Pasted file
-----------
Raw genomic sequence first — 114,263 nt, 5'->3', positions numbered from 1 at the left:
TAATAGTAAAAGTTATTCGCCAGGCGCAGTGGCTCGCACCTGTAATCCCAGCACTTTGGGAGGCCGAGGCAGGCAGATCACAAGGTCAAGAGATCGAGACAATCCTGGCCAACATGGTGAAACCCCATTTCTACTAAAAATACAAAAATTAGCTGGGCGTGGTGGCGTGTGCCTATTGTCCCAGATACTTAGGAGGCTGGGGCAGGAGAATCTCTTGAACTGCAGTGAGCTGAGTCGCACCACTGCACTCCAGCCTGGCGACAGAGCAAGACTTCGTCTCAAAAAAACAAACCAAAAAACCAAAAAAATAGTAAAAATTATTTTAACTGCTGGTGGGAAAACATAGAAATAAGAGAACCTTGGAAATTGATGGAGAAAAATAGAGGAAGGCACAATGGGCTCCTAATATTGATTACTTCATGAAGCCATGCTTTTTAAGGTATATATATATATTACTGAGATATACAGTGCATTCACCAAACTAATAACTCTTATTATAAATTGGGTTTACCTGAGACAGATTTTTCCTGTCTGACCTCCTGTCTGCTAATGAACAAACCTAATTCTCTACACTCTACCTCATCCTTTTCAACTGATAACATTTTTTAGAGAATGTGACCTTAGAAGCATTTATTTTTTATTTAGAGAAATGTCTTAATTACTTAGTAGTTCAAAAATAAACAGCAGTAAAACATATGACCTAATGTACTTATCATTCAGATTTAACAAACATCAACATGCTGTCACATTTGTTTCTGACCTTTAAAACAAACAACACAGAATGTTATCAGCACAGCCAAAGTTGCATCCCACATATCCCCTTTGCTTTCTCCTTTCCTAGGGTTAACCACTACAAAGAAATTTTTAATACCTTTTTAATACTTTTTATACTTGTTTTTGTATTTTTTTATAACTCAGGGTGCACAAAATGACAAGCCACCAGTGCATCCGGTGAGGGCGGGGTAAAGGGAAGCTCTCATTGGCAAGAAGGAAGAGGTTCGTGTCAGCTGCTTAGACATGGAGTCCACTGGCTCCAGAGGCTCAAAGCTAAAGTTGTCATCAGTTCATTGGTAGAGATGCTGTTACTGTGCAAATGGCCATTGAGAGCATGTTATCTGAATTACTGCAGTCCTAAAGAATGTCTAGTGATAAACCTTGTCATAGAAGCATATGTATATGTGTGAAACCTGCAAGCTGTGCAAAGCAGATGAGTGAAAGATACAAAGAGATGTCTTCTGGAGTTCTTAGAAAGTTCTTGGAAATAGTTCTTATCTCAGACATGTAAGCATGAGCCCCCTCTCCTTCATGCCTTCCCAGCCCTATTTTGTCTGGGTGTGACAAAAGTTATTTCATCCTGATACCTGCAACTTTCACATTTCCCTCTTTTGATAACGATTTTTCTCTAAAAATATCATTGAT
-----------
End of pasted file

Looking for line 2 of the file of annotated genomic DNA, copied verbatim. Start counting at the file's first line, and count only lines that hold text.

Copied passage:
TAATAGTAAAAGTTATTCGCCAGGCGCAGTGGCTCGCACCTGTAATCCCAGCACTTTGGGAGGCCGAGGCAGGCAGATCACAAGGTCAAGAGATCGAGACAATCCTGGCCAACATGGTGAAACCCCATTTCTACTAAAAATACAAAAATTAGCTGGGCGTGGTGGCGTGTGCCTATTGTCCCAGATACTTAGGAGGCTGGGGCAGGAGAATCTCTTGAACTGCAGTGAGCTGAGTCGCACCACTGCACTCCAGCCTGGCGACAGAGCAAGACTTCGTCTCAAAAAAACAAACCAAAAAACCAAAAAAATAGTAAAAATTATTTTAACTGCTGGTGGGAAAACATAGAAATAAGAGAACCTTGGAAATTGATGGAGAAAAATAGAGGAAGGCACAATGGGCTCCTAATATTGATTACTTCATGAAGCCATGCTTTTTAAGGTATATATATATATTACTGAGATATACAGTGCATTCACCAAACTAATAACTCTTATTATAAATTGGGTTTACCTGAGACAGATTTTTCCTGTCTGACCTCCTGTCTGCTAATGAACAAACCTAATTCTCTACACTCTACCTCATCCTTTTCAACTGATAACATTTTTTAGAGAATGTGACCTTAGAAGCATTTATTTTTTATTTAGAGAAATGTCTTAATTACTTAGTAGTTCAAAAATAAACAGCAGTAAAACATATGACCTAATGTACTTATCATTCAGATTTAACAAACATCAACATGCTGTCACATTTGTTTCTGACCTTTAAAACAAACAACACAGAATGTTATCAGCACAGCCAAAGTTGCATCCCACATATCCCCTTTGCTTTCTCCTTTCCTAGGGTTAACCACTACAAAGAAATTTTTAATACCTTTTTAATACTTTTTATACTTGTTTTTGTATTTTTTTATAACTCAGGGTGCACAAAATGACAAGCCACCAGTGCATCCGGTGAGGGCGGGGTAAAGGGAAGCTCTCATTGGCAAGAAGGAAGAGGTTCGTGTCAGCTGCTTAGACATGGAGTCCACTGGCTCCAGAGGCTCAAAGCTAAAGTTGTCATCAGTTCATTGGTAGAGATGCTGTTACTGTGCAAATGGCCATTGAGAGCATGTTATCTGAATTACTGCAGTCCTAAAGAATGTCTAGTGATAAACCTTGTCATAGAAGCATATGTATATGTGTGAAACCTGCAAGCTGTGCAAAGCAGATGAGTGAAAGATACAAAGAGATGTCTTCTGGAGTTCTTAGAAAGTTCTTGGAAATAGTTCTTATCTCAGACATGTAAGCATGAGCCCCCTCTCCTTCATGCCTTCCCAGCCCTATTTTGTCTGGGTGTGACAAAAGTTATTTCATCCTGATACCTGCAACTTTCACATTTCCCTCTTTTGATAACGATTTTTCTCTAAAAATATCATTGAT